Subsequently, the subject is now sovereign in modernity. But not any subject: the self-conscious subject is sovereign. Hegel writes this position of modern subjectivity begins with Socrates: “The Greeks had a customary morality; but Socrates undertook to teach them what moral virtues, duties, etc., were. The moral man is not he who merely wills and does that which is right – not the merely innocent man – but he who has the consciousness of what he is doing.” However, with self-consciousness comes angst, anxiety regarding the very meaning of one’s existence. The question becomes less, “what I should do?” but, “who I am?” Taylor writes, “Moderns can anxiously doubt whether life has meaning, or wonder what its meaning is.” On the contrary, for premoderns, “some framework stands unquestioned which helps define the demands by which they judge their lives and measure, as it were, their fullness or emptiness.”
As Taylor is correct to point out, such a framework is not as readily apparent in modern life, but it is not completely lost. Taylor gives us a key concept as to how to recover such a foundation: the development or creation of a creative gentleman. Taylor argues that the development of a genteel personality is a continuation of the pre-modern “warrior ethos” but in a domesticized form. He writes, “They share certain discriminations: what is honourable and dishonouring, what is admirable, what is done and not done.” However, if this genteel soul simply accepted these discriminations uncritically, or never examined custom, we would consider them a very well-spoken robot who is nearly human. No, a modern self-conscious gentleman is unafraid to take on the injustice or thoughtlessness of society, no matter how firmly engrained it is. What makes a gentleman a gentleman is how this criticism is carried out. Taylor makes a great deal about artistic expressionism in that he says: “we delude ourselves if we think that philosophical or critical language for these matters is somehow more hard-edged and more free from personal index than that of poets or novelists. The subject doesn’t permit language which escapes personal resonance.” Likewise, we should take art seriously as a means to criticize political maladies with the finesse and nuance that is so often missing in modern times. Therefore, I propose the candidate whom we should imitate in our late-modern political dealings is the great German novelist, poet, memoirist, and essayist, Günter Grass.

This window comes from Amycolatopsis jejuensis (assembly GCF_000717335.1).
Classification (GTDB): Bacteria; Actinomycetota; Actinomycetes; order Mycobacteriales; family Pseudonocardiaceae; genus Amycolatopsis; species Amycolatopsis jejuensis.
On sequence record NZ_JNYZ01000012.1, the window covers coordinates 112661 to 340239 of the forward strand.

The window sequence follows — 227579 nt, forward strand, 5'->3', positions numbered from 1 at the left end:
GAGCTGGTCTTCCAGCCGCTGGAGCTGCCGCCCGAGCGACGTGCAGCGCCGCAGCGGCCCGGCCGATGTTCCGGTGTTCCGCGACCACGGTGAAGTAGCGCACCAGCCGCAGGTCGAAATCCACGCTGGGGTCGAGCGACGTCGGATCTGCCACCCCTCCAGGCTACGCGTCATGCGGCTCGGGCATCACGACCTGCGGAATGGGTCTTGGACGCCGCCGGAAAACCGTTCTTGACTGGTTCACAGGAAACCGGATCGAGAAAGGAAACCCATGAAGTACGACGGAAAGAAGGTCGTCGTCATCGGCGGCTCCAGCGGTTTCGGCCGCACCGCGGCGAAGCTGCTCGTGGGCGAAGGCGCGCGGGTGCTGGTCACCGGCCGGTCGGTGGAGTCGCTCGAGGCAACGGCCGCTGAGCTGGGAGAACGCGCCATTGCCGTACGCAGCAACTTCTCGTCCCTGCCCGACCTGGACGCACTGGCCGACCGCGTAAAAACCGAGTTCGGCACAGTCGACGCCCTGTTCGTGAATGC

Günter Grass is a Gdansk-born German writer. In 1999, Grass was awarded the Nobel Prize in Literature for his “frolicsome black fables [that] portray the forgotten face of history.” Indeed, Grass argues that his writing and is an attempt for language to “become memory.” Grass writes that the occupation of his hometown of Gdansk by the Soviets and Nazis throughout after and during the Second World War represents a great loss to him. He says, “Homeland is something one becomes aware of only through loss…These lands cannot be regained.” However, knowledge of this loss is what connected Grass to others: “My hometown was mostly destroyed but I met refugees who understood how I felt. We could speak about lost things.” As a result, Grass argues that his writing primarily serves as a way to “take the goose step out of German” and preserve means of remembering past atrocities so as to prevent them in the future. The most dangerous prospect of refusing to encounter the past is a situation in which “work and leisure are…subordinated to this one utopian principle – absolute busyness.” Under a condition of “absolute business,” “utopia and melancholy will come to coincide; an age without conflict will dawn, perpetually busy – and without consciousness.”